If you don’t know who W. Somerset Maugham is, or how to pronounce his name, then I’m not sure why I’m even still writing this because you either don’t know how to read, or you can’t sit still long enough to watch any of the ninety-some film and television adaptations made of his literary works. Actually, one good reason you might not have heard much about him is his Will demanded his beneficiaries not cooperate with any attempts to write a biography about him. For good reason, considering the Royal Courts treatment of other homosexuals, such as Oscar Wilde and Alan Turing. Hard Labour and Correctional Hormonal Treatment respectively. Maugham was rightfully afraid of what might happen if someone poked their noses too closely into his private life, and thus, preferred his writing illuminate his life, rather than a biographer. T’was perhaps wise of him. Anywho, the entire reason we’re talking about him right now is his novel, Ashenden: Or the British Agent. If you’ve never heard of it, I’ll give you a small handful of reasons why you should find a copy and give it a read:

  1. Maugham was an ambulance driver during World War I and while on break from his duties, he released and promoted his book On Human Bondage. After the book was released, he wanted to rejoin the war effort in some capacity and was referred to a high-ranking intelligence officer known simply as “R”. Maugham was recruited to act as a spy for the British Secret Intelligence Service, (BSIS, later renamed to something you may have heard of. A little organization known fondly as MI6) in both Switzerland and Russia.
  2. His later writings on espionage were the first true works of the spy genre, and are often cited as inspiration for the writers who popularized the field, such as Ian Fleming. Some even say Ashenden’s aloof, foppish character is the archetype on which Bond was draped. Truth be told, Fleming had his own intelligence résumé, and certainly had no need to borrow ideas, regardless, Maugham got there first.
  3. If there was ever a man who loved write about gin and bitters, it was W. Somerset Maugham. Though he would have referred to it what the Mayla’s dubbed Gin Pahit (pahit is malay for bitter). And if you were James Bond, ordering the drink in Ian Fleming’s Casino Royale, you’d call it what the Brits do:

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PINK GIN (aka Pinkers)

  • 3-6 dashes Angostura Bitters
  • 2 oz Plymouth Gin

Dash bitters into a chilled old-fashioned glass. Swirl it around so it coats the inside of the glass. Depending on how much bitters you like in your drink, you may either toss out the excess, or leave it in. Pour in the gin, and stir. (If you must weaken the drink, add an ice cube or two, but it would be much preferred for you to just start with cold gin, rather than watering this drink down.)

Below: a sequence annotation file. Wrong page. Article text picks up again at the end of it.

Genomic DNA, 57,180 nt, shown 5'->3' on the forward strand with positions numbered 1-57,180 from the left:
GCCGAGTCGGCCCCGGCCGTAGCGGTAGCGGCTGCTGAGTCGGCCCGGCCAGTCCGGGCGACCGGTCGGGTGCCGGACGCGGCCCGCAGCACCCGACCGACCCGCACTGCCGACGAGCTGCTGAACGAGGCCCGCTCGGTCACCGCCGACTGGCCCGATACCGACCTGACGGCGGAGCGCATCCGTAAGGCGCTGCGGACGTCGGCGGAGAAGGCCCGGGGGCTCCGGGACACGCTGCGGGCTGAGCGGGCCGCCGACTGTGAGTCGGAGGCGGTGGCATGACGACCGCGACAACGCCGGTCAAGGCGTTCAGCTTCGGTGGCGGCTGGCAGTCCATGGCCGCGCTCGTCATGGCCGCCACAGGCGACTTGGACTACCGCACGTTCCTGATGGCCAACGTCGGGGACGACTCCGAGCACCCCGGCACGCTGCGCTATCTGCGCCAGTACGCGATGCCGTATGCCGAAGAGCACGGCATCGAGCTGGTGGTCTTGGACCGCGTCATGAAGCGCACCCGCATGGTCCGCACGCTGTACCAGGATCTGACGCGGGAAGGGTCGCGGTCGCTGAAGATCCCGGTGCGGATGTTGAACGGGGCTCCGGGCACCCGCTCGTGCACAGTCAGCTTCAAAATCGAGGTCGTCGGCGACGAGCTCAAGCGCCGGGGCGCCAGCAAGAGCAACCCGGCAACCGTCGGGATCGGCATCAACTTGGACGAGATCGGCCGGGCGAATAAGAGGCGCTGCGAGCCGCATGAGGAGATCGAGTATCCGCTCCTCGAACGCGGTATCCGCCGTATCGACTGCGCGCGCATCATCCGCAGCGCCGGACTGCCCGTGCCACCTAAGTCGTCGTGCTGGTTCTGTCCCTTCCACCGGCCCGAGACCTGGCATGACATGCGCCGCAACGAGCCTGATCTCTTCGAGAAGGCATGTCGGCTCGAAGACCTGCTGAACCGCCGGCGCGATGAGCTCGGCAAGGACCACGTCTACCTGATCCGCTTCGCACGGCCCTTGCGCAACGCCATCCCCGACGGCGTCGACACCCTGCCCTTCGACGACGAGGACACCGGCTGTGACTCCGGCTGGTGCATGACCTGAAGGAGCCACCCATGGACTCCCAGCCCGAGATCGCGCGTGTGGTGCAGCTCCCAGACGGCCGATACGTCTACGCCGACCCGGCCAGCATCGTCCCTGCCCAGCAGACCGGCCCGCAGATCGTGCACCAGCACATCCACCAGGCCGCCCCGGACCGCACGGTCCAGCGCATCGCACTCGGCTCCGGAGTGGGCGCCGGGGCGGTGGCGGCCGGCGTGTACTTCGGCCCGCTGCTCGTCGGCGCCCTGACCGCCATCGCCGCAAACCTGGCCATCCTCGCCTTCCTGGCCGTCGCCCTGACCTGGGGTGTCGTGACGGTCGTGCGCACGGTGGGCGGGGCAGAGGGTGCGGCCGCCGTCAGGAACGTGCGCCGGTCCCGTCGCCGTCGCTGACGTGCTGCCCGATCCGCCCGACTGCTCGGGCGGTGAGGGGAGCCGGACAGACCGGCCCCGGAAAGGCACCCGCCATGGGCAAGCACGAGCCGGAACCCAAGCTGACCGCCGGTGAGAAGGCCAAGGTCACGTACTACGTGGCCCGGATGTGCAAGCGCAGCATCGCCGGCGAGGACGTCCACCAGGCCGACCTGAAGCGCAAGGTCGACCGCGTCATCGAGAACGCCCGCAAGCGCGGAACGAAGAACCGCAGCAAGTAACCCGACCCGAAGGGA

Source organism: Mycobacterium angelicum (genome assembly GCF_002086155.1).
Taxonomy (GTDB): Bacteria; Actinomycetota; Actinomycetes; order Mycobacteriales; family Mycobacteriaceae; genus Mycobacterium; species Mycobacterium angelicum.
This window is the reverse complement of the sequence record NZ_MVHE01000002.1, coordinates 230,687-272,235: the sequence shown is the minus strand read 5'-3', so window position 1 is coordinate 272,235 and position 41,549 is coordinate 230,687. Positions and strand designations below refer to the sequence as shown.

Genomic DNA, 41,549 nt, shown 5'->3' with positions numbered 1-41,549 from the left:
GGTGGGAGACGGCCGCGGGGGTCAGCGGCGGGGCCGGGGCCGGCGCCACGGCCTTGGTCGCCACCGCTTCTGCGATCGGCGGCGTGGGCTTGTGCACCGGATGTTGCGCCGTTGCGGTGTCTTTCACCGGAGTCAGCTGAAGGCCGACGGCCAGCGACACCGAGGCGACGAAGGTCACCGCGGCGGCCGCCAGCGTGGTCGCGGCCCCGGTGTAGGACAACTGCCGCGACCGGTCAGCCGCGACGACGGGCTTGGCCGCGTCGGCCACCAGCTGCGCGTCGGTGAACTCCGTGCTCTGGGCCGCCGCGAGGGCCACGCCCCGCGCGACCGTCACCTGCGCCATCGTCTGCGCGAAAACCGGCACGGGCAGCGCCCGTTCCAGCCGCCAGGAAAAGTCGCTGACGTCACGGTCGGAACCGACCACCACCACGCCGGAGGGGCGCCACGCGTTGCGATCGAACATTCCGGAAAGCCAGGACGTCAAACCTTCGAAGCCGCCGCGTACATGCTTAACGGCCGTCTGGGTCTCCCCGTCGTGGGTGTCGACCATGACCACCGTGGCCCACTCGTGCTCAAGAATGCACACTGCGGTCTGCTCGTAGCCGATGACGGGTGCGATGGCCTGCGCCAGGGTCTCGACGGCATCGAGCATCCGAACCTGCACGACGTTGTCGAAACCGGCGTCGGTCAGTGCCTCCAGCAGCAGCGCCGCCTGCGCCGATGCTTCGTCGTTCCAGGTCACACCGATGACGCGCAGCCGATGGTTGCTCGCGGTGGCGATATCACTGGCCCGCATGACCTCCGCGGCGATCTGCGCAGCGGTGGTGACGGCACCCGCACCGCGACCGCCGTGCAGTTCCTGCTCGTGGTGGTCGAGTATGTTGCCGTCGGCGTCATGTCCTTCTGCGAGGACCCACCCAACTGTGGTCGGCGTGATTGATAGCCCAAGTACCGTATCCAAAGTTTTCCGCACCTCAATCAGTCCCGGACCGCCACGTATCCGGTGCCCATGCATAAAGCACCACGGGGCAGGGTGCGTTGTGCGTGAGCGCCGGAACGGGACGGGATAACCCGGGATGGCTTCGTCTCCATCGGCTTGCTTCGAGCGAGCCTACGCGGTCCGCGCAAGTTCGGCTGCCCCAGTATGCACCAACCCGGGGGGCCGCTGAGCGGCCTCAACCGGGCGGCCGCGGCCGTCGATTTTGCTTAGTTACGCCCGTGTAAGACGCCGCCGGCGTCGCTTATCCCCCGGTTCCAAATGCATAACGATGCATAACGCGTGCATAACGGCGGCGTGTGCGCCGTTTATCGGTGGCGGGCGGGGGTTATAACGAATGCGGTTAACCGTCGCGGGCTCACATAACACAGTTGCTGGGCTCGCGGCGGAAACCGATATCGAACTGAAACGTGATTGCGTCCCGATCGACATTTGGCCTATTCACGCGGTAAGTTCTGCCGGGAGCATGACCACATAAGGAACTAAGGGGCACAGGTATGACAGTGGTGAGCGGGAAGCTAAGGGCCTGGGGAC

Garnish with a lemon wedge or peel (This is optional).

Number one. The drink isn’t very pink, is it? Perhaps Angostura changed their recipe. Maybe the color of the ingredients changed with modern agriculture. Either way, this drink will look a rosy orange in the glass, almost like whiskey. The other thing to note is what I said I would eventually get to, the distinction of Plymouth Gin.

You might think I’m talking about the brand which also has the name Plymouth Gin, however, you would inadvertently be correct. There used to be a shitload of gin made in the Plymouth region of England. When London Dry Gin became fashionable, it all but killed the distilleries in Plymouth (remember what I said about what happens when the British Empire decides it likes something?). The brand Plymouth is actually the ONLY maker of what is, by definition, truly Plymouth Gin. A bloody shame if you ask me.

Commendable substitutes: Tanqueray Malacca. Hayman’s Old Tom Gin. Ransom Old Tom Gin.

OH.

P.S. I’m really sorry about how spectacularly underwhelmed you’ll be when you see this drink in the episode. It does not play a very large role. Sorry. I don’t control a lot of things, among them are the weather and Adam Reed.

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ALTERNATE

Rye Whisky and Coffee. Or any kind of whisky and coffee. Or just whisky. I’m not forcing you to make the decision here. Just drink what you like.

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FOOD

Shitty fast food burgers, and lots of em. Make a goddamn mess with all the wrappers and shit. Don’t even pretend like you have self respect. Just eat.